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Risk

6/13/2007
06:00 AM
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Name Calling

Are enterprises put off by the term 'researcher'?

2:00 PM -- The obvious disconnect between security researchers and their audience last week at the Gartner IT Security Summit ended up raising another question: Has the title "researcher" run its course? (See Enterprises Mull Own Bug Research and Using Bugs as Leverage.)

Trouble is, it's become a catch-all for lots of jobs and doesn't exactly capture all that a researcher/hacker/white-hat does. Plus it may scare off enterprises that are already queasy about vulnerability scanning. "We have a lot of problems as a practice, and one of them is we have to stop calling this 'research,' " says Thomas Ptacek, principal and founder of Matasano Security, one of the panelists. "You don't hire a 'home researcher' to check out a house before you buy it."

He thinks security researchers have made security "research" intimidating and inaccessible to enterprise security managers. "I think when we stop doing that, enterprises will find that, one, the majority of their testing needs center around commodity Web applications, which can be accessed by junior security people; and, two, that it's cost-effective to hire junior people to do that work and train them up to be rock stars."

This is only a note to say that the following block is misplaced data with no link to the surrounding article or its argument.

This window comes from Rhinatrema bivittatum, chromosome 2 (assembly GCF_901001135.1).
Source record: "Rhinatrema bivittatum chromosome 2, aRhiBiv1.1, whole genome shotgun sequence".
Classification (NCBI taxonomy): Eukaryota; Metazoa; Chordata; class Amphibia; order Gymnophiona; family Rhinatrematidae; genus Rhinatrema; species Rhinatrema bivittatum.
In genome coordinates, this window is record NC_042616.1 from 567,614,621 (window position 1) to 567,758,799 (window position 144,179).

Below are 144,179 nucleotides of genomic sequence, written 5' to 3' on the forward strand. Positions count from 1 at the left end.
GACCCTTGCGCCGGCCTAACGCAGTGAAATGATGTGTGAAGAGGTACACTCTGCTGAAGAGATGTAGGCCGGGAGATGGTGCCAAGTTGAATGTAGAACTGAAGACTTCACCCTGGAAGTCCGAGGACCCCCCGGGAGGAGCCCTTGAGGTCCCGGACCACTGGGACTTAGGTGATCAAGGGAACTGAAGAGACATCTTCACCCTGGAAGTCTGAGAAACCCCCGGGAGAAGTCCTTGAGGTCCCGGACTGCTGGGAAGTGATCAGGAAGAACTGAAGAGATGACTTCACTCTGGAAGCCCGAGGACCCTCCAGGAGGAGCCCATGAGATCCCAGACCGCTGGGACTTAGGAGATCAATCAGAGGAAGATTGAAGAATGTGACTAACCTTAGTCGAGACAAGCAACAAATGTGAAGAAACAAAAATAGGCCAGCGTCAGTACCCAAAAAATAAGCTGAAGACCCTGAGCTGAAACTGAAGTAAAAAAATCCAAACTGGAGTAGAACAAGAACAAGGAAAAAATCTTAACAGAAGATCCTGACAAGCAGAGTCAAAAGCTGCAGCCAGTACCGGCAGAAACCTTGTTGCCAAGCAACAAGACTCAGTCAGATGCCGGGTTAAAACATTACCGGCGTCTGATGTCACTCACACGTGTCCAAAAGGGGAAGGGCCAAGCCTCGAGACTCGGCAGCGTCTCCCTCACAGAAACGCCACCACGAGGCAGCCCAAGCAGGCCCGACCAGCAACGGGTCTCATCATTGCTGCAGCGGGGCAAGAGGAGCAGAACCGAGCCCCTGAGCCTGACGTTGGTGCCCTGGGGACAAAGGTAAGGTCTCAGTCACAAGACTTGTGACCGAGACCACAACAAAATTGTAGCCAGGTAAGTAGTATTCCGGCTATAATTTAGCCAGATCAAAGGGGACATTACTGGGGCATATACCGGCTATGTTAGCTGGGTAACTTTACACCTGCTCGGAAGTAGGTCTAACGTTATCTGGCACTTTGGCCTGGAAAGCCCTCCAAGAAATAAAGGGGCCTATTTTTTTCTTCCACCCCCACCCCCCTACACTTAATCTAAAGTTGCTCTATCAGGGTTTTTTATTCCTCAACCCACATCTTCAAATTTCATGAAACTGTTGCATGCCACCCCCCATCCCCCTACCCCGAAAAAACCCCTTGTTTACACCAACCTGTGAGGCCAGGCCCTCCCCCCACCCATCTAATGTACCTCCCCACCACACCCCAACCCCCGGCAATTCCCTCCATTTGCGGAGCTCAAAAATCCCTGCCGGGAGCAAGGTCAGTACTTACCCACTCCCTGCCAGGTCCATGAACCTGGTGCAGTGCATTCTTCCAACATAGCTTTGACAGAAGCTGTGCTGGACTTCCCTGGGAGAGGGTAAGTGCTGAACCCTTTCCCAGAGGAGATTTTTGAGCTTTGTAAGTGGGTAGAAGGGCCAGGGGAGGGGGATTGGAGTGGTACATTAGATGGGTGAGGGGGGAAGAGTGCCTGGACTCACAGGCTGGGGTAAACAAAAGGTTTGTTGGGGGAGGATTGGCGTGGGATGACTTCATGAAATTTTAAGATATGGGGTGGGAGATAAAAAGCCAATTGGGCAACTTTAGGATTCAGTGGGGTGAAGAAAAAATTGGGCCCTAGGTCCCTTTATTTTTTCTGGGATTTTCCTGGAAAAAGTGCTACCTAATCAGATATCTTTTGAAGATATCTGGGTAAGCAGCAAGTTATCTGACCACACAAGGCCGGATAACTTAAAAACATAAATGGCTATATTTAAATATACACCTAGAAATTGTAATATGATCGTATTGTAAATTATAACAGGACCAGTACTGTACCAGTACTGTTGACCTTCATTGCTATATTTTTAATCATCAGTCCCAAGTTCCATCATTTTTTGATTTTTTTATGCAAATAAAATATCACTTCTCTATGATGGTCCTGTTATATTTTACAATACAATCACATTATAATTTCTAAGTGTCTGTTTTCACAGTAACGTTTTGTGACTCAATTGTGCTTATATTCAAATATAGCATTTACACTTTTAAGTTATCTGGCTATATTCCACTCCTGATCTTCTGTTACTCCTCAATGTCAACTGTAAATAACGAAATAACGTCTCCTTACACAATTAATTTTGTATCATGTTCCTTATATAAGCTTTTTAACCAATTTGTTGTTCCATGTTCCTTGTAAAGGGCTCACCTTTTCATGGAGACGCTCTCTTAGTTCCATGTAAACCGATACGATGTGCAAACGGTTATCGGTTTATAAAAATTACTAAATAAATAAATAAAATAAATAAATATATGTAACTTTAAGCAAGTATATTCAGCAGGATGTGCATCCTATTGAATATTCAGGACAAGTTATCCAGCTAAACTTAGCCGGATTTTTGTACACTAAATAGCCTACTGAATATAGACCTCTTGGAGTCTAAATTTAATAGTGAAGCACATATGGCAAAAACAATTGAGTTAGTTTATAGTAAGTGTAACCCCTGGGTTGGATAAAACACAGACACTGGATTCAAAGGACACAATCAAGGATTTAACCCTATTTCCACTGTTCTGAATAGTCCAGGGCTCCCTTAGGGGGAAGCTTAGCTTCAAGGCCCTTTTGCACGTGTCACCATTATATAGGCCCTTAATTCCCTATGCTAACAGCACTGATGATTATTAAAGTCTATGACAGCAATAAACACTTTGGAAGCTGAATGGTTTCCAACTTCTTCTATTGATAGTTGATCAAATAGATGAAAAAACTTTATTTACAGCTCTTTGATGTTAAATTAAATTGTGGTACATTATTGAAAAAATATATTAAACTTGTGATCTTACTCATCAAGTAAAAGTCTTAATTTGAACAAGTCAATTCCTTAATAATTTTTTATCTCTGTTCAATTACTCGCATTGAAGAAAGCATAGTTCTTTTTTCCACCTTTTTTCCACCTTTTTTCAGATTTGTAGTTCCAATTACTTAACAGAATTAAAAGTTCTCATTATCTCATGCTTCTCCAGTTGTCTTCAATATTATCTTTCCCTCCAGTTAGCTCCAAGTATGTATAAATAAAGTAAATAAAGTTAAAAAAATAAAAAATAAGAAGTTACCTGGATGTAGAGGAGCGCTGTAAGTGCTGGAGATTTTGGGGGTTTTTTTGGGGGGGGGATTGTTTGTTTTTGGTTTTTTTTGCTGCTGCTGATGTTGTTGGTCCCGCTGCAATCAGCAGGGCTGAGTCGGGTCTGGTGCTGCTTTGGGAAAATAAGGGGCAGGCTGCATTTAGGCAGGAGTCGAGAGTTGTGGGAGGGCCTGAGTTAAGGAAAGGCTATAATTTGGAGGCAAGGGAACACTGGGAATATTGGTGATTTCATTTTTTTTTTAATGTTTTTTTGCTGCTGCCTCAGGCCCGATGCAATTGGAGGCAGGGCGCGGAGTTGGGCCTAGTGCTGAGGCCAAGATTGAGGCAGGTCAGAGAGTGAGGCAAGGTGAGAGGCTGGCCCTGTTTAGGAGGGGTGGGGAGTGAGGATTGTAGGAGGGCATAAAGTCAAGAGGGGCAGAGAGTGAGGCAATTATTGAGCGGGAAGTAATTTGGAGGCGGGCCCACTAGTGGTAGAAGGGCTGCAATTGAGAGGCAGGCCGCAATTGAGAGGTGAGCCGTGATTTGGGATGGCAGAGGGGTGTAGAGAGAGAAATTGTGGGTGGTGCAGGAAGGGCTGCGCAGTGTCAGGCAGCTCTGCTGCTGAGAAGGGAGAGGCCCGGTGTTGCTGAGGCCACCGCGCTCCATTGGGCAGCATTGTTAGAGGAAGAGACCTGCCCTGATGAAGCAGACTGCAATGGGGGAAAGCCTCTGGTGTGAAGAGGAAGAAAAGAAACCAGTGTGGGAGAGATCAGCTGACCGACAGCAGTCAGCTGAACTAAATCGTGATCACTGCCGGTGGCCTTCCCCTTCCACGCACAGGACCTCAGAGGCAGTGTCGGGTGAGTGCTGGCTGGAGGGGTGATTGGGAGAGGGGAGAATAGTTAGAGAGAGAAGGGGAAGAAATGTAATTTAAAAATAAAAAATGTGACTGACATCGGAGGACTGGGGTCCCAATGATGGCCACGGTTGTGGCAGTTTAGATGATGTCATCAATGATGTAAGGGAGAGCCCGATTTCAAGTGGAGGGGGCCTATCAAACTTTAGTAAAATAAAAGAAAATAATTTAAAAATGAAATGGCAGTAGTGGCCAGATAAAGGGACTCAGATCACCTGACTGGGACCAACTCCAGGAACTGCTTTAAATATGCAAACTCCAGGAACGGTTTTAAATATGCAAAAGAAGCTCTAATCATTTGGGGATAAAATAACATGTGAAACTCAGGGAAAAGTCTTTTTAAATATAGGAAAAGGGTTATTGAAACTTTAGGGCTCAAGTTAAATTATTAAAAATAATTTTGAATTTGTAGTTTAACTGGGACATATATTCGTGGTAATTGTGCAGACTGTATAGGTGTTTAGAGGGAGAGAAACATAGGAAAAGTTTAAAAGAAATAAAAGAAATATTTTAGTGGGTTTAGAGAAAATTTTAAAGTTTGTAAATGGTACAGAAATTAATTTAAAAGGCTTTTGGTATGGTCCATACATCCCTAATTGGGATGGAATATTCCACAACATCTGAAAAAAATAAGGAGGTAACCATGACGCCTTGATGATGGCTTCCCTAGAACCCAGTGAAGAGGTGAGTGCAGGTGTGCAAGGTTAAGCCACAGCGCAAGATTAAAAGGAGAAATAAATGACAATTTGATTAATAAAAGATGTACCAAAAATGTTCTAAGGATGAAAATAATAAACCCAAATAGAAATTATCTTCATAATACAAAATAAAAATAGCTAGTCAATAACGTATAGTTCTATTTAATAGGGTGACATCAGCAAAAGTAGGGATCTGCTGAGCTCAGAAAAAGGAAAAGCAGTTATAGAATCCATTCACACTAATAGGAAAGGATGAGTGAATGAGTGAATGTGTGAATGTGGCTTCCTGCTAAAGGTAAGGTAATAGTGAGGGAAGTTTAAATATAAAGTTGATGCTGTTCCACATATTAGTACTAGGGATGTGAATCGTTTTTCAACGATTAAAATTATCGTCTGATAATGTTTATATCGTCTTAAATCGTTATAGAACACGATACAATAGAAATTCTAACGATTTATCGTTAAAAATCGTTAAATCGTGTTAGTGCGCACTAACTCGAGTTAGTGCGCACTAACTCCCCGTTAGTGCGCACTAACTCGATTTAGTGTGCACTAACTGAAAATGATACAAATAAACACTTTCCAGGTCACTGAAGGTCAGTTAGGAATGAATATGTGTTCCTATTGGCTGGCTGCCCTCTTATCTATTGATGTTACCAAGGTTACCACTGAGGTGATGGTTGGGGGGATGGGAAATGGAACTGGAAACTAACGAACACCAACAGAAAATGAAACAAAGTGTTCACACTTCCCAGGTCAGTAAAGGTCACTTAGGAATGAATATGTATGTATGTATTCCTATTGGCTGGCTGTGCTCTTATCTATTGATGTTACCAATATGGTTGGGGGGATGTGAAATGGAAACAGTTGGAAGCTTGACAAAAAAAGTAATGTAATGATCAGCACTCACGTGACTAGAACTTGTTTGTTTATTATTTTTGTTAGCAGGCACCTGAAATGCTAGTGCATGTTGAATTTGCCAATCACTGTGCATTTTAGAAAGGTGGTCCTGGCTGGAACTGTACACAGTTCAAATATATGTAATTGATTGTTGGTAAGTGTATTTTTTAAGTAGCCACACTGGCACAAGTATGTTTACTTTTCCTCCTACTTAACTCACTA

So we informally polled some of the top researchers, and here are a few title changes they suggested:

  • Analyst
  • Auditor
  • Engineer
  • Inspector
  • Tester

Ptacek says he thinks "auditor," sexy or not, may win out eventually. "That's already a term used by businesses for security testing," he says. "But we'd have to be made of stupid to keep calling them 'researchers.' "

Not all researchers are ready to change labels, though. RSnake, a.k.a. Robert Hansen, founder of SecTheory, says there's no need for a name change for his line of work. " 'Researcher' is a noble term. While 'security researcher' might sound like a bastion of a black hat with a white suit, I think it is the term that has stood the test of time to explain that the activities are non-malicious," he says.

OK, so none of the new names are a sure thing, and some may end up generating more confusion than "researcher," but there's got to be some way to stop scaring off enterprises with the "R" word. Post your vote to our Message Board for what you think researchers should be called.

— Kelly Jackson Higgins, Senior Editor, Dark Reading

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